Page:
BAKU (Reuters) - Despite colliding with the barriers during Friday's second practice session ahead of the Azerbaijan Grand Prix, Jolyon Palmer has the backing of his team according to Renault managing director Cyril Abiteboul.
Abiteboul publicly acknowledged this month that the British driver was under pressure to deliver for Renault after a fallow period in which he has yet to score a single point in the Formula One season.
By contrast, team mate Nico Hulkenberg has registered 18 points and sits 11th in the overall standings.
Palmer's hopes of building his confidence ahead of Sunday's street-circuit race in Baku were dented in Friday's evening session when he became another victim of the unpredictable track, hitting the wall during a narrow section at Turn Eight.
"It's a bit unfair to link today and the future," Abiteboul told reporters.
"Today we saw a lot of drivers going a bit outside of the track - a lot.
"Jo has been one of those at a turn that unfortunately doesn't forgive," he added. "Unlike other turns."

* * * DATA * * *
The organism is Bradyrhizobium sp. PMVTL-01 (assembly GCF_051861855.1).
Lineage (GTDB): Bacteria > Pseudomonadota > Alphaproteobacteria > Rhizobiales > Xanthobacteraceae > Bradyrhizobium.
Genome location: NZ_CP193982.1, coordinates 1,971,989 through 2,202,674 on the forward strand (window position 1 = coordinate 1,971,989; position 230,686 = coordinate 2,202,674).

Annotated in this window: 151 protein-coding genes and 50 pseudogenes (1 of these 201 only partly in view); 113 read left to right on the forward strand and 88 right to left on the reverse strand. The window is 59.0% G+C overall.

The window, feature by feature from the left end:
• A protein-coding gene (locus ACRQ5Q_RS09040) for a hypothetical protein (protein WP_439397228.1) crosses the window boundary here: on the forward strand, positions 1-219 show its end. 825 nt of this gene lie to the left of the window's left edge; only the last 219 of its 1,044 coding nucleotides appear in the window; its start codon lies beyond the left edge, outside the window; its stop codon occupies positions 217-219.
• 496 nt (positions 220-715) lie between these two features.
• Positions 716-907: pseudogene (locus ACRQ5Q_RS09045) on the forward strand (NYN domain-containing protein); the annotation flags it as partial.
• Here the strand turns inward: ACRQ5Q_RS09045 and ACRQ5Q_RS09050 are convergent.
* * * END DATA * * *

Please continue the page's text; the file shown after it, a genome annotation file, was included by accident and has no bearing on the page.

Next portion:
Palmer was one of several drivers to finish prematurely on Friday, with Sergio Perez of Force India crashing during the afternoon session, and Red Bull's Max Verstappen, who ended both practices with the fastest time, colliding with the barriers late in his evening drive.
"If you want to link that to the bigger picture for Jo, our situation is very clear: he has a contract with us; we are completely committed to helping him get through the period, which is a tough period, that's obvious," Abiteboul added.
"He has no ultimatum, but having said that he has to deliver, like every single member of the team.
"I think what will help him is that frankly we take him out of the spotlight under which he is constantly, all the media attention is not necessarily helping," the 39-year-old added.
"We are trying our best to protect him but at the same time to do the best as a team to explain to him what we are expecting and we had that type of conversation with him yesterday - go through the metrics and try to define the targets short to medium terms so that he can improve."
Reporting by Ed Dove, editing by Ed Osmond